The crit is on the lower section of the Laguna Secca race track. It uses the finishing straight in both directions having an uphill u-turn at both ends of the circuit. It was blustery conditions. I knew if a break went, it could stick.
About 15-20 riders lined up at the start. Only 12 finished which said something about how hard the conditions were. Local "fast man" Steve Heaton made several attacks from the start. Each time he was brought back. There was a slight uphill from the start. It finished with a u-turn and the course went back down the hill into a strong headwind. On the third or fourth lap, after a few attacks, no one wanted to pull through. I did an easy push off the front and gained a little gap. I looked back and Steve Heaton jumped on my wheel--"game on!"
It was perfect timing. The peloton was tired of the attacks and Steve was a marked man. Steve had one teammate in the race who covered any attempts to bridge up. After a couple of laps our advantage was up to 30 seconds. It felt so good to finally be in a break that was working. Steve and I exchanged hard pulls and kept a strong tempo going. There was one point when you could see the peloton really starting to slack and sit up. That's when Steve really put the hammer down for a lap. We worked really hard and put the final nail in the coffin. At the race's end, we had three minutes on the group.
While we were working hard into the wind keeping up a good speed, the peloton were fighting not to be in the wind. No one wants to be the rider giving the group a break at that point. This is good to know when you are in the break. Just keep working at it in the wind. The group is more than likely going slower.
In the middle third of our break, I started to tire a bit. This was partly psychological with not knowing how far we had left. Steve gave a couple of pulls where I just sat in and recovered a bit. It was interesting how my legs and willpower came back as soon as I knew we had just seven laps left. Steve looked stronger so I said, "I don't care what happens on the last lap. I need some points, so let's just get to the last lap!"
On the second small hill on the back of the circuit, on the second to last lap, Steve put the jump on me. I wasn't expecting it and he got a bit of a gap. I held on hard, dug deep and kept him at the same distance. After the race he told me how impressed he was that I didn't just let him go. Well, in my mind I knew, "It ain't over 'til it's over! "Never, never, never give up!" He could have had a mechanical, he could have tied up, one never knows. When I realized going up the same section on the last lap that I wouldn't get him back, I eased up a touch and rolled in for 2nd.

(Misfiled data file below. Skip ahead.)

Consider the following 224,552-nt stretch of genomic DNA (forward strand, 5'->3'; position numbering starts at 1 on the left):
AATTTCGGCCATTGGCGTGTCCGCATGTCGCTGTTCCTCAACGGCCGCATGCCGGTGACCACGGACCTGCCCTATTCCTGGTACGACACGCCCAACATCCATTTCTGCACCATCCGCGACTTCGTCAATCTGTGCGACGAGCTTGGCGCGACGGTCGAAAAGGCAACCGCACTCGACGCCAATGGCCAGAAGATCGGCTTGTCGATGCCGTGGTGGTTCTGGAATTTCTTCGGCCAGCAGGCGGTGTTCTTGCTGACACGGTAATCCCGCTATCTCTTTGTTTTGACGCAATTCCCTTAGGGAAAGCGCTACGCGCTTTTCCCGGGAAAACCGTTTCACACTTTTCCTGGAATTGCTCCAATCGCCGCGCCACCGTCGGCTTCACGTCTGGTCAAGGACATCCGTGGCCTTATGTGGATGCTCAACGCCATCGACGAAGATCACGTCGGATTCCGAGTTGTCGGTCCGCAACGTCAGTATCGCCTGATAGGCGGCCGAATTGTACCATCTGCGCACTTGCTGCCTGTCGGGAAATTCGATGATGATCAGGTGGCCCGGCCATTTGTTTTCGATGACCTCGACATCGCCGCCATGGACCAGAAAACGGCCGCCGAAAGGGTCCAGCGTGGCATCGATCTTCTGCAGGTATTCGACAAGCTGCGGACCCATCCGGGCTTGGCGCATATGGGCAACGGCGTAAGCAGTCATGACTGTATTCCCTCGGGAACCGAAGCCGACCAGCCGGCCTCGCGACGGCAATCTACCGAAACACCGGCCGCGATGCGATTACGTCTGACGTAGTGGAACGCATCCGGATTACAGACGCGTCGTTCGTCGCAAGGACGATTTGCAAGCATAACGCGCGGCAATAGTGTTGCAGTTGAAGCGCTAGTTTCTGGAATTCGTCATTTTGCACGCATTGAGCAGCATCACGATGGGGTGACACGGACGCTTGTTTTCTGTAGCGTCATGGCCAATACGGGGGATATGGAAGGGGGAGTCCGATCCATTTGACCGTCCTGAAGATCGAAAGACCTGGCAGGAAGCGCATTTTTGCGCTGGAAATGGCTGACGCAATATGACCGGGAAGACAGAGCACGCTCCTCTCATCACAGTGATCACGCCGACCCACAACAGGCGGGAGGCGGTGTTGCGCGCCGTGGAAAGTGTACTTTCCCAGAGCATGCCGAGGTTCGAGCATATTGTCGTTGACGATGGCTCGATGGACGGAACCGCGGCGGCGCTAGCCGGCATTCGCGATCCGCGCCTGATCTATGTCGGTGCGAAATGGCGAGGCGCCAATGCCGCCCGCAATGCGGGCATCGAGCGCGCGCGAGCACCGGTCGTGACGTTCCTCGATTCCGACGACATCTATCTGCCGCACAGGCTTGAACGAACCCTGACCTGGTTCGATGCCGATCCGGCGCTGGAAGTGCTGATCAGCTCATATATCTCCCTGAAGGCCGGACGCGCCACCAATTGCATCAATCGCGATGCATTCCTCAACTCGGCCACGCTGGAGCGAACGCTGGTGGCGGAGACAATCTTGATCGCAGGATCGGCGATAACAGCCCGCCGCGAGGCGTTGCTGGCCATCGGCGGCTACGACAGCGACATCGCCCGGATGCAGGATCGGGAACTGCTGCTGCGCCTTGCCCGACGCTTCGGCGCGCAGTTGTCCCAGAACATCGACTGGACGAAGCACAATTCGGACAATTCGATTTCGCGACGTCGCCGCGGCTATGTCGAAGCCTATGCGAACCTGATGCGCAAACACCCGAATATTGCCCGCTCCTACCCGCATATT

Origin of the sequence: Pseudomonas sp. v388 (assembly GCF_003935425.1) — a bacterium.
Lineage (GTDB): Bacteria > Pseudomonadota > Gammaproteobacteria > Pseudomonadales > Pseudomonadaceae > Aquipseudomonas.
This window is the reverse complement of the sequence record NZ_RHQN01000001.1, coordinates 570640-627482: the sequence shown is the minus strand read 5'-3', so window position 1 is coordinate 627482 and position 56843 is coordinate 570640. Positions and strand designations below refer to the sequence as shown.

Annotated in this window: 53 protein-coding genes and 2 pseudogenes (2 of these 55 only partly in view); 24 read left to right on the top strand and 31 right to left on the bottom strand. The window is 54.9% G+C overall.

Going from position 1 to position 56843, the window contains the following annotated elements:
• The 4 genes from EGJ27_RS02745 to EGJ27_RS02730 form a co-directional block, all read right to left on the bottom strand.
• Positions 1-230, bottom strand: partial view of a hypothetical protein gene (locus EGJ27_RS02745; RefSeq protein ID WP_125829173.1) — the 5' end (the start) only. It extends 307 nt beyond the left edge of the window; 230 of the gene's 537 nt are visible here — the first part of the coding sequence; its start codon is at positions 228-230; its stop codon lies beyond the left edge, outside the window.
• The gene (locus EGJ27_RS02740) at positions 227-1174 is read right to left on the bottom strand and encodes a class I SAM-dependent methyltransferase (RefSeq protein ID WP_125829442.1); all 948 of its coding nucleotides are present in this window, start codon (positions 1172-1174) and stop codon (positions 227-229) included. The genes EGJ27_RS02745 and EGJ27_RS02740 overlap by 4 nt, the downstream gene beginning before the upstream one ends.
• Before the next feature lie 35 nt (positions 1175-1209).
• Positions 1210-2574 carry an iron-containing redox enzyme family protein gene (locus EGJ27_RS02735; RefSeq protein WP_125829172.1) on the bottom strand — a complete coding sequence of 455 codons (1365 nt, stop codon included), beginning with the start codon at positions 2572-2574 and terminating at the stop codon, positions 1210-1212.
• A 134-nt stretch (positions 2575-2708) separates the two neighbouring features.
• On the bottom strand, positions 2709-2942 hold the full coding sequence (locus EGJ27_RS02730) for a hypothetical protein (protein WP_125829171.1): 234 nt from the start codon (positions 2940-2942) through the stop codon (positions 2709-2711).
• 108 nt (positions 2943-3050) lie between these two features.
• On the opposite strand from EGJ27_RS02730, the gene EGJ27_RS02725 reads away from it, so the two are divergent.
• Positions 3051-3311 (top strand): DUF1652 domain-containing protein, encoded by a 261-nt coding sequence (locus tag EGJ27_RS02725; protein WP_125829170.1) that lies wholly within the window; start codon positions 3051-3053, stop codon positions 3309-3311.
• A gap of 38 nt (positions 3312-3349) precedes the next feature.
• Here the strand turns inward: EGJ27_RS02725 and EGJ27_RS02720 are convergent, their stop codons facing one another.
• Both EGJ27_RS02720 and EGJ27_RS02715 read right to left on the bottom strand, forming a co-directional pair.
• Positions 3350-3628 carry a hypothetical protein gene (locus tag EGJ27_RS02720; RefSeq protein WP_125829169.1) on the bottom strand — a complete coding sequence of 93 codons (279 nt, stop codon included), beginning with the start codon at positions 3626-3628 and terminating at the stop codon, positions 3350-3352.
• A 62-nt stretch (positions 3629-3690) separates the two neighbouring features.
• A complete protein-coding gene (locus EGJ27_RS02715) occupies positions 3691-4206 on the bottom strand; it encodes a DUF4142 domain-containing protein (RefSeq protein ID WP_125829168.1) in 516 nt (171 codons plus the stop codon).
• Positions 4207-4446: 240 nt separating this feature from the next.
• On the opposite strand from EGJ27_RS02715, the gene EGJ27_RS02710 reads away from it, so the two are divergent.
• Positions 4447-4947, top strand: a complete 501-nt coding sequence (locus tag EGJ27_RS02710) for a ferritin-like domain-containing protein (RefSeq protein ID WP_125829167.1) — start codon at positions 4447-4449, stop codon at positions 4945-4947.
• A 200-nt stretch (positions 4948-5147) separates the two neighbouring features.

It felt really good to be in the winning break. It also showed me what I need to work on.
LEADING THE BREAK
FUN PODIUM SHOT
This is one of my favorite races on the calendar--racing on the Laguna Seca racetrack. It is absolutely awesome. A really hard climb followed by the best descent ever--the infamous "corkscrew!" It's more fun than a roller coaster!
My goal in this race was to hang in on the climb and see what was left at the end. Local rider, Chris Williams, broke away early. Everyone let him go. He did a yeoman's job and was only caught with about three laps to go. I did consider bridging up but with the effort made the day before I didn't want to risk blowing up.
This is a race of attrition. The climb is much harder than it looks. The width of the track makes the climb look less steep than it is. Believe me; however, that after a few laps of racing one's legs certainly know! We started the race with at least thirty riders; sixteen actually finished. The hill took them out in ones and twos.
A few of us worked on the front to bring back the loan breakaway rider. There were a few attacks up the hill, down the hill, and on the rollers after the descent but nothing stuck until the final lap. The final time up the main climb Rob McGee hit hard. I was right on his wheel, that was my complete focus. He was just edging ahead as we started to crest the hill onto the false flat with a headwind gusting into us. Robert Pasco and Cameron Perky attacked hard from our right. Rob was able to jump across, I got dropped. Eventual winner, Russell Shapley held their wheels. They probably got 40-50 meters on me by the descent. But did I give up? Of course not. I hit hard down the hill. I was edging up to them every moment. They started to play games for positioning. I went hard and eased up onto the last wheel. We were now five. I was the biggest amongst us and I really fancied my chances.
I may never give up but I still have to learn a thing or two about patience. There was a cross/headwind in the finishing straight. The straight going into the finishing turn had a tail wind. Instead of waiting in the perfect position for someone to jump, I went with the wind on my back. I charged and charged and charged but I could feel my legs tying up into the headwind before the line. Again, I got caught in the last 20-30m. "Ah!" so frustrating. Perhaps without all the hard climbing I had done my legs could have held on for such a long sprint but not on this day.
I came in a frustrating fifth knowing that with just a bit more patience and guile... Well, better luck next time! I am going to practice my finish on Sunday at the Redkite crit in the 35+ 1/2/3s and the 2/3s